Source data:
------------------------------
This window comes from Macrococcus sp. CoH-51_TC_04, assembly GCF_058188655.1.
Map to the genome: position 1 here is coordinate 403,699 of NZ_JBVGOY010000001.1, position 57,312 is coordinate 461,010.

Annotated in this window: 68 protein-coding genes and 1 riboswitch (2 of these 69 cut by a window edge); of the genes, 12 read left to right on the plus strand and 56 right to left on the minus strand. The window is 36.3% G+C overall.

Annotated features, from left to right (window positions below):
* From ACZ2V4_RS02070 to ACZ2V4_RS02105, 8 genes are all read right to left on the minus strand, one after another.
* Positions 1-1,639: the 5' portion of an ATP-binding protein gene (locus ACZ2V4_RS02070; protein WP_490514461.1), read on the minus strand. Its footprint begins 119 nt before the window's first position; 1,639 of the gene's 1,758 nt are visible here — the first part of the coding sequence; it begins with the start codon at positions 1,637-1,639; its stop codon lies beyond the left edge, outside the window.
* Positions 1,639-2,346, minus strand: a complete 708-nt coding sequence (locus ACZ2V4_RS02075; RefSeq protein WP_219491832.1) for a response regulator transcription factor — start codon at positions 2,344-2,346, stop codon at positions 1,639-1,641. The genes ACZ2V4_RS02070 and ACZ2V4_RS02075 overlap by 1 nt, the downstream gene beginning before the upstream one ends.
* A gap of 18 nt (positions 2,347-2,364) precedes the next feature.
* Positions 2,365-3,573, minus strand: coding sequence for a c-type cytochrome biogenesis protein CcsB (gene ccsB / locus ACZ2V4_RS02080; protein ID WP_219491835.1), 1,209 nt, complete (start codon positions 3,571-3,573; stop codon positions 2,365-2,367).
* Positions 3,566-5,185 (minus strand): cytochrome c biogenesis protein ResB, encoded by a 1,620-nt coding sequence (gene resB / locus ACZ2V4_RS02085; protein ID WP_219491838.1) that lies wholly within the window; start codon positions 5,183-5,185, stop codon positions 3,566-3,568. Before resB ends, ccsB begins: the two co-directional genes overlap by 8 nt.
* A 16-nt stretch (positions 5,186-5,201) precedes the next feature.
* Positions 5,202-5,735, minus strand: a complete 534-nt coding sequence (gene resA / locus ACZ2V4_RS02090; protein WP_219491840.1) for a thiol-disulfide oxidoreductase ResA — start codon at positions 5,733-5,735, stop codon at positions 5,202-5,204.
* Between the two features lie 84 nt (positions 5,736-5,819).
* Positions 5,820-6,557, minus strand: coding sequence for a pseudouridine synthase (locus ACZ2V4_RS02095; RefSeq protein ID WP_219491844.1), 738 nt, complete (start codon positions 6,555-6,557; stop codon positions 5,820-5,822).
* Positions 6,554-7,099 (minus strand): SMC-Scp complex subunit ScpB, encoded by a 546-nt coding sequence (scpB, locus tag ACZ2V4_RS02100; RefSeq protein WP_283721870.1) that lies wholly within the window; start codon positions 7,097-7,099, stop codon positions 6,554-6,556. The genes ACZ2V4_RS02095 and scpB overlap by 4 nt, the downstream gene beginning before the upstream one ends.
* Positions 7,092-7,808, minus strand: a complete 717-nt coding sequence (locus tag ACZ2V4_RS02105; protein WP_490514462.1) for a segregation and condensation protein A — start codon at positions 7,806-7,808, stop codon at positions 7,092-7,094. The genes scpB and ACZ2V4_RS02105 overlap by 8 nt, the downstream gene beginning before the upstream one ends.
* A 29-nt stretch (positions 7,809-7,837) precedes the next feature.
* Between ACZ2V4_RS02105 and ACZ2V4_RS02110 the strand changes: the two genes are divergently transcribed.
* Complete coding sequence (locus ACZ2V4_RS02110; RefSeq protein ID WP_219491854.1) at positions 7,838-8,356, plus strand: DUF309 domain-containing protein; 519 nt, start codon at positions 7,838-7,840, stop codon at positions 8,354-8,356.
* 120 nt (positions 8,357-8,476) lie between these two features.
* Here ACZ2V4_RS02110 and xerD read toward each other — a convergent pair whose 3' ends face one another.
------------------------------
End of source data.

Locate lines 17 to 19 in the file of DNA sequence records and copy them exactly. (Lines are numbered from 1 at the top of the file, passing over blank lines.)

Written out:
* A 29-nt stretch (positions 7,809-7,837) precedes the next feature.
* Between ACZ2V4_RS02105 and ACZ2V4_RS02110 the strand changes: the two genes are divergently transcribed.
* Complete coding sequence (locus ACZ2V4_RS02110; RefSeq protein ID WP_219491854.1) at positions 7,838-8,356, plus strand: DUF309 domain-containing protein; 519 nt, start codon at positions 7,838-7,840, stop codon at positions 8,354-8,356.